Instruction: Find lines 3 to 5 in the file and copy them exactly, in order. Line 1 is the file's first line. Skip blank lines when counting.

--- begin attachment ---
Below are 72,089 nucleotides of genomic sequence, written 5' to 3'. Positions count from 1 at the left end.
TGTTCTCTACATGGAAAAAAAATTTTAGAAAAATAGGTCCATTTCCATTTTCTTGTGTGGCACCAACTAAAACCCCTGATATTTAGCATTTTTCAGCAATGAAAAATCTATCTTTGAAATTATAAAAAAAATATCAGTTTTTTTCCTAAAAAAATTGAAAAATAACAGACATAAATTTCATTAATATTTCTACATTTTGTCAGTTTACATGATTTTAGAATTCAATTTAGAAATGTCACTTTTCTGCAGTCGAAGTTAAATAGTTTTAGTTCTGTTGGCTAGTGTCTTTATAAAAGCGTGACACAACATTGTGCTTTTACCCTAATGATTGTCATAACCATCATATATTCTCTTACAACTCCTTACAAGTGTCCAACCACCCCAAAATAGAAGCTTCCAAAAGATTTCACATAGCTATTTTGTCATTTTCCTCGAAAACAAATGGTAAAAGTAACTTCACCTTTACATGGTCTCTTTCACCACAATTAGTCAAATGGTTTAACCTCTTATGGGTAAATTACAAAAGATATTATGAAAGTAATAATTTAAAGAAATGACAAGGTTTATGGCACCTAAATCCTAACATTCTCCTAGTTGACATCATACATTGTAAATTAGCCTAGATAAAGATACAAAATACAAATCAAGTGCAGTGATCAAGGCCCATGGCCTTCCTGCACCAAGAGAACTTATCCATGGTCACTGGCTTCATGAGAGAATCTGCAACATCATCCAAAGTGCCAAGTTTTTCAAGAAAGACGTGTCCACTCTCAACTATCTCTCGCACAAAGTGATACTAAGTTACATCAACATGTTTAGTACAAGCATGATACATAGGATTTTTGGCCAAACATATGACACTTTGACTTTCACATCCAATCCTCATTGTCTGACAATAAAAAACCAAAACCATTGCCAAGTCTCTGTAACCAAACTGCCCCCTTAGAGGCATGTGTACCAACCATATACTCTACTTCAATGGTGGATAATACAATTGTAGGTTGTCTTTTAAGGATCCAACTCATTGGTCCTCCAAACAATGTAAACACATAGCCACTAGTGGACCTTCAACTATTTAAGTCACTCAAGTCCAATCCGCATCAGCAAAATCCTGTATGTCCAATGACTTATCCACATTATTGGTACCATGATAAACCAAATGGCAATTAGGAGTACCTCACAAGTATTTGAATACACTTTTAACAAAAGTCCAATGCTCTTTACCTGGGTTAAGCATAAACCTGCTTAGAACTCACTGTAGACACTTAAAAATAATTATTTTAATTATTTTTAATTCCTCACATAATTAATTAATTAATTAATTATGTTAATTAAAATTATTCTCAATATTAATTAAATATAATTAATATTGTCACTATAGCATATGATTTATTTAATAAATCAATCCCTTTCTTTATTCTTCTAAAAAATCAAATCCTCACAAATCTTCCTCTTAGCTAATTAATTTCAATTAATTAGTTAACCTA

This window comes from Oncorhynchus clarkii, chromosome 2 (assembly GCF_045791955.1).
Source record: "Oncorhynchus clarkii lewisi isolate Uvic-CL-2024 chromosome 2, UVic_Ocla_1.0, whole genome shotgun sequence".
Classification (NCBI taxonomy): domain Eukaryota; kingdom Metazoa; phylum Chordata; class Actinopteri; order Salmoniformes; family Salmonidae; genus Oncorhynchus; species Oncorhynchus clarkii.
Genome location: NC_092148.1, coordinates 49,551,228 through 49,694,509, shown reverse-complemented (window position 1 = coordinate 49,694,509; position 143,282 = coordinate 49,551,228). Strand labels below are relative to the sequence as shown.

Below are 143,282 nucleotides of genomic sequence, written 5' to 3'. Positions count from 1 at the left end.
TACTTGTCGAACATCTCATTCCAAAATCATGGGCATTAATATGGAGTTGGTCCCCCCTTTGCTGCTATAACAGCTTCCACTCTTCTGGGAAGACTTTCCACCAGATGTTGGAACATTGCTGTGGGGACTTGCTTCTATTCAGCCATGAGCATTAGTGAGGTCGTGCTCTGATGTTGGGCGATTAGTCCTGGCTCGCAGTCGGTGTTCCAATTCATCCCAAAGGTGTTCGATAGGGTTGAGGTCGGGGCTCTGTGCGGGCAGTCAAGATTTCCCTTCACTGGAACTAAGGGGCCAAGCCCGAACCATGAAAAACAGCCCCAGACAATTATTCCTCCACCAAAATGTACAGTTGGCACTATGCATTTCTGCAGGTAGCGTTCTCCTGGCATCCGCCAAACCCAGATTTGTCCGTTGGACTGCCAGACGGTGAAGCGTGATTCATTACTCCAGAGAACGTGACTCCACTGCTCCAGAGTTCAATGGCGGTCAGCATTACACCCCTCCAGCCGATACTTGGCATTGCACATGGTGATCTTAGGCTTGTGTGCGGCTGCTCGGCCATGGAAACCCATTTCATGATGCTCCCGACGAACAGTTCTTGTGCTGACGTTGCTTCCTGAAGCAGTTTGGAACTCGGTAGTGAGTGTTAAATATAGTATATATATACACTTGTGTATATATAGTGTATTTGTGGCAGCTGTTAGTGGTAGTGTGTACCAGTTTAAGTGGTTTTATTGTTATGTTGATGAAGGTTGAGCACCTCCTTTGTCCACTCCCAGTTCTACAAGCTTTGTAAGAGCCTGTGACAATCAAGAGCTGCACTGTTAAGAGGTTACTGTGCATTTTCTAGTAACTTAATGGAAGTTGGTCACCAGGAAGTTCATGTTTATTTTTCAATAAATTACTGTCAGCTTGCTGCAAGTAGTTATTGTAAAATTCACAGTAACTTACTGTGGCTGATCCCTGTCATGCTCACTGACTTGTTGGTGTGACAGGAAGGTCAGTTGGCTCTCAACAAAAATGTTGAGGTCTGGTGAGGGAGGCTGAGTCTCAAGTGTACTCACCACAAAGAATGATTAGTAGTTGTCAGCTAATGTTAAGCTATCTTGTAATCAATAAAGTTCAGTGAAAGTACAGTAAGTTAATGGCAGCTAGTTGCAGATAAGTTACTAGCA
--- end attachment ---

This window comes from Oncorhynchus clarkii, chromosome 2 (assembly GCF_045791955.1).
Source record: "Oncorhynchus clarkii lewisi isolate Uvic-CL-2024 chromosome 2, UVic_Ocla_1.0, whole genome shotgun sequence".
Classification (NCBI taxonomy): domain Eukaryota; kingdom Metazoa; phylum Chordata; class Actinopteri; order Salmoniformes; family Salmonidae; genus Oncorhynchus; species Oncorhynchus clarkii.